No need to worry about light leak because everything protected.

    35mm cassettes are fitting to the cavities perfectly without moving.

    I photograph our garden and close distance subjects plus morning light hit balcony or rainy night traffic and my taste for bw is champagne grade with beer wallet. I think snow would be an good subject for bw but there are two months to this weathers photographs.

    24x60 will be funny.

    Thanks everyone,

    Umut

  6. #6

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    Quote Originally Posted by Mustafa Umut Sarac View Post
    Winder turning ratio can be determined by an developed film in these cassettes and place a mark with graphite pencil on to winder knob and the camera.
    It won't be consistent as you go through the roll, because as you take the film up onto the spool it gets thicker. So if you do your measurements based on how far you need to turn to advance 60mm with the takeup spool empty, your frames will get further and further spaced apart as you go towards the end of the roll. (But at least they won't overlap.)

    35mm cassettes are fitting to the cavities perfectly without moving.
    I would never have guessed this! Are you going to rewind into the original cassette, or unload the takeup cassette and develop from there? I guess either will work.

    24x60 will be funny.
    It's not too far off from 6x14 (which is what people get out of converted Kodak 3A cameras on 120); it seems like it'll be a good panoramic ratio. You should post some photos of the setup; I bet other people would like to do this.

    -NT
    Nathan Tenny
    San Diego, CA, USA

    The lady of the house has to be a pretty swell sort of person to put up with the annoyance of a photographer.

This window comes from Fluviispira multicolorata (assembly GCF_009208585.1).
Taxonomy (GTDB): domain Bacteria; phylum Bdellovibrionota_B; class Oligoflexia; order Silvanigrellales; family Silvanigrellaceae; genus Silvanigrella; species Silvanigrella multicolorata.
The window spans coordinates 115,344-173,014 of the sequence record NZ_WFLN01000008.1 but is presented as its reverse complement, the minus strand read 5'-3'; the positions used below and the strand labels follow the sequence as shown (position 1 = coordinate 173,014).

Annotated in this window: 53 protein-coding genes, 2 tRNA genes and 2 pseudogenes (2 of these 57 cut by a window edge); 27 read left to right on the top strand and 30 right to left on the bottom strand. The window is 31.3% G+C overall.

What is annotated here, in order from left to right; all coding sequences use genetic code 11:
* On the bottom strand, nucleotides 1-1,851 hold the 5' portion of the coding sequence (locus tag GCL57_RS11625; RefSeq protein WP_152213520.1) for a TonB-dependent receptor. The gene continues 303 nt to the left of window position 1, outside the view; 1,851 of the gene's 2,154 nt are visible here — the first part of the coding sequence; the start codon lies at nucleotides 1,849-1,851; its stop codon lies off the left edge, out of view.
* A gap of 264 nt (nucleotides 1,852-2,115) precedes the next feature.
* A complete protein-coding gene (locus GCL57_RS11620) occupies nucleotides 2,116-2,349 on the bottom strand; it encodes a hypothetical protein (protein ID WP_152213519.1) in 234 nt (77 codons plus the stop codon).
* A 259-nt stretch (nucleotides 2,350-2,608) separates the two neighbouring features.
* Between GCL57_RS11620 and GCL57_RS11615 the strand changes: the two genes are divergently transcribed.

-The Little Technical Library, _Developing, Printing, And Enlarging_

  7. #7
    Ambar's Avatar
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    I've never tried this but it just occurred to me, instead of trying to make a 35mm cassette work in a medium format, why not wind 35mm bulk film onto a 120 spool?
    Get a spool with a used backing from a normal 120 roll. In the dark room, stretch out the backing with the front side (black side) up, maybe use some pins or tape to hold it down. Turn the lights off and stretch film out over it, then tape or staple the film onto the end. Roll up the backing and film onto a spool as taught as you (reasonably) can. Use some tape to hold the roll together.
    I would suggest either taping both ends to the backing or streching the film all the way to both ends. This way when you begin rolling the film onto the take up spool in the camera, the beginning of the film will guide correctly into the spool and not get loose and/or caught somewhere.
    This would solve both the problem of a lack of paper backing for the pressure plate, and it would allow you to count and measure frames just like a normal roll of 120 would!
    Alignment can be done with the paper backing as a reference as well.
    Best Luck!

  8. #8
    flatulent1's Avatar
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    Brilliant!
    Fred Latchaw
    Seattle WA


    I am beginning to resent being referred to as 'half-fast'.
    Whatever that's supposed to mean.